About Til Luchau and  

As a Certified Advanced Rolfer™, Til was on the faculty of the Dr. Ida Rolf Institute® for 20 years, where he served as Coordinator and Faculty Chair of the Foundations of Rolfing Structural Integration program. The author of the Advanced Myofascial Techniques textbook series (which has been translated into 6 languages), his regular Myofascial Techniques and Somatic Edge columns have been featured in Massage & Bodywork magazine since 2009, and (along with Whitney Lowe) he co-hosts the popular Thinking Practitioner Podcast. He is the Director of which since 1985 has offered short, credit-approved professional trainings and certification for manual therapists of all types, in person and online.






Full Transcript

0:00:00.0 Speaker 1: Join Til Luchau September 28 through November 16th for an in-depth interactive online training in advanced myofascial techniques for the ilia and SI joints. Earn NCBTMB approved credits toward becoming CAMT certified in as little as 90 minutes per week. Want even more, join Til's monthly subscription, giving you unlimited access to more than 35 curated classes including advanced myofascial, Feldenkrais, and zoga movement. It's affordable, and you can cancel at any time. Sign up now at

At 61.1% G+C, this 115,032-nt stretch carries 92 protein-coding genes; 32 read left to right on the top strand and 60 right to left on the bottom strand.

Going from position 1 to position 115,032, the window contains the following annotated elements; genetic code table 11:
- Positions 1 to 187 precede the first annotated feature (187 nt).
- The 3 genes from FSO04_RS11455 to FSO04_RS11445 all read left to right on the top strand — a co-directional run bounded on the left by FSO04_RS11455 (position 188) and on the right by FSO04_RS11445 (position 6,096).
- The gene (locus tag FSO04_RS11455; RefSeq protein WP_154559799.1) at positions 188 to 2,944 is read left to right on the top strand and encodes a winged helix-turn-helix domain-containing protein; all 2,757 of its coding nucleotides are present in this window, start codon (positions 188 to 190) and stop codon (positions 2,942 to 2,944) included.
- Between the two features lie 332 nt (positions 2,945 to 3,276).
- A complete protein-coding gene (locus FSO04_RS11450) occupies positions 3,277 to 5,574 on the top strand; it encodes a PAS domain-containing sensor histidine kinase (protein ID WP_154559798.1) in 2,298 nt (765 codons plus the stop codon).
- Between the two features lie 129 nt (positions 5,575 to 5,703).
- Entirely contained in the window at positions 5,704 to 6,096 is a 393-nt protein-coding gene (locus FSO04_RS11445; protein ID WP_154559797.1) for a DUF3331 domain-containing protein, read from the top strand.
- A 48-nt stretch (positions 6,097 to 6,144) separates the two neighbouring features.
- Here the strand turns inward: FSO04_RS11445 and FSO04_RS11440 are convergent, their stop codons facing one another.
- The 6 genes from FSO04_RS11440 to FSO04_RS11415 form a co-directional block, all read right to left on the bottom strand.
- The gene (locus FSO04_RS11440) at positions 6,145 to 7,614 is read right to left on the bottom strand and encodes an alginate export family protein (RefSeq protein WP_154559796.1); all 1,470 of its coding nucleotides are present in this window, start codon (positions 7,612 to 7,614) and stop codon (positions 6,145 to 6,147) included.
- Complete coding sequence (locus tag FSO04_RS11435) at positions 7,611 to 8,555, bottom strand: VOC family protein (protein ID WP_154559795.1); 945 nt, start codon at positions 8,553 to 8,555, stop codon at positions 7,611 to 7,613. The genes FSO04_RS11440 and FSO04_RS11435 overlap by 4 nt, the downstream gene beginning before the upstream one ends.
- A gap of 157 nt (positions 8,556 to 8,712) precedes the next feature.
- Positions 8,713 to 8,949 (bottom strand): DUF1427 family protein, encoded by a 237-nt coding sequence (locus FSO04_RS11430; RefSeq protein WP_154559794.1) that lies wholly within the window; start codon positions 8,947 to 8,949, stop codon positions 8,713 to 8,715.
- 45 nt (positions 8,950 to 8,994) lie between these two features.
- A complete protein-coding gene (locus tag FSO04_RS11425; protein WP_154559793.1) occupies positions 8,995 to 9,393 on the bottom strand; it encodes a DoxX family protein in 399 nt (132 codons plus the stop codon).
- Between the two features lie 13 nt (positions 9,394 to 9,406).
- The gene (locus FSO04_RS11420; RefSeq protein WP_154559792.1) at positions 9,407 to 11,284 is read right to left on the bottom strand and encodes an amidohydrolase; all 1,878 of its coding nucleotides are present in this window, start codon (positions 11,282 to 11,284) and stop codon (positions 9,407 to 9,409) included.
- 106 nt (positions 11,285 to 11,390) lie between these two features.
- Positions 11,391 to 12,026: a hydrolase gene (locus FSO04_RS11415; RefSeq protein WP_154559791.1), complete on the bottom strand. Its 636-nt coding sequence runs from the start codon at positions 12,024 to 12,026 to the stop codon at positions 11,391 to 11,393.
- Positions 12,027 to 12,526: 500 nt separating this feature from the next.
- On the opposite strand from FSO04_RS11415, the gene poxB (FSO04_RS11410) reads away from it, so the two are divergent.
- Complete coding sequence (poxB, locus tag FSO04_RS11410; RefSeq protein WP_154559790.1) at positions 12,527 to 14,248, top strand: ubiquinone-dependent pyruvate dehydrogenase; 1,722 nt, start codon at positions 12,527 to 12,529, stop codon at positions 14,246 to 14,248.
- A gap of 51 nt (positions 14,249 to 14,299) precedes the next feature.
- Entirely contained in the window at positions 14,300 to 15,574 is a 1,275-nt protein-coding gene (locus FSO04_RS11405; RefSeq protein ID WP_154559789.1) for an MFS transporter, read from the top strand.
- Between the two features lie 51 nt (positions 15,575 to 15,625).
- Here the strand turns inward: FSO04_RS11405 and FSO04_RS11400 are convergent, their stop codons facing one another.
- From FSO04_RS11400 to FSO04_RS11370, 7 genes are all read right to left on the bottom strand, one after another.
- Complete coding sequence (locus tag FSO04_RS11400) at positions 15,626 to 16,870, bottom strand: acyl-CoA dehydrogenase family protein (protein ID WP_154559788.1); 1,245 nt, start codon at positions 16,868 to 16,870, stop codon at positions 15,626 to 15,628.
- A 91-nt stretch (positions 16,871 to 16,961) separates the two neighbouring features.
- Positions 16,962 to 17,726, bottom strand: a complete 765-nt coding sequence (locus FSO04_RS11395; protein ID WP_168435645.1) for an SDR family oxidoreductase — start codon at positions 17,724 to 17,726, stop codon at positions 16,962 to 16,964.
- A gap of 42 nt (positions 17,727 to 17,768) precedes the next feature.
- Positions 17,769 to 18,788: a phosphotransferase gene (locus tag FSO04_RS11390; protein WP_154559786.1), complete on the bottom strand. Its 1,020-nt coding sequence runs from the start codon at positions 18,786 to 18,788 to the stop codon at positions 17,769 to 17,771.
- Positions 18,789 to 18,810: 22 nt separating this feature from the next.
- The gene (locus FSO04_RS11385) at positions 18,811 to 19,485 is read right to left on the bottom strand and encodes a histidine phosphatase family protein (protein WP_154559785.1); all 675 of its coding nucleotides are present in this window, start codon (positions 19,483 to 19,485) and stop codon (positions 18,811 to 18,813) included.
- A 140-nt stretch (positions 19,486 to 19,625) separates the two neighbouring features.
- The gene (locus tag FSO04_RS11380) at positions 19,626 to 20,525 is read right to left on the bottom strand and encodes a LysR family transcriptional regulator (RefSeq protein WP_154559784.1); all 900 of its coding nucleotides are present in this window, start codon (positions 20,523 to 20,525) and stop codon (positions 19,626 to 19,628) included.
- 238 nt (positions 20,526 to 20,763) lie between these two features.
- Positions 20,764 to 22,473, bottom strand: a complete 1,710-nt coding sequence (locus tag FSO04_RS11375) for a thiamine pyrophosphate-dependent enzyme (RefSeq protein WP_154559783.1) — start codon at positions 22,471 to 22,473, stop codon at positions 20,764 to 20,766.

0:00:45.0 Ruth Werner: Hey, I Have A Client Who listeners, did you know I have a growing library of NCB approved one hour online self-paced continuing education courses that you can do any time, anywhere? Well, now you know. Current classes include; what's next, Covid-19 updates for massage therapists and a massage therapist introduction to pharmacology part one, and brand new, a massage therapist's introduction to pharmacology part two. Classes are $20 each and they confer one hour of continuing education credit. Wanna know more? Visit my website at and check it out. Be sure to sign up for my mailing list so you'll never miss a new class.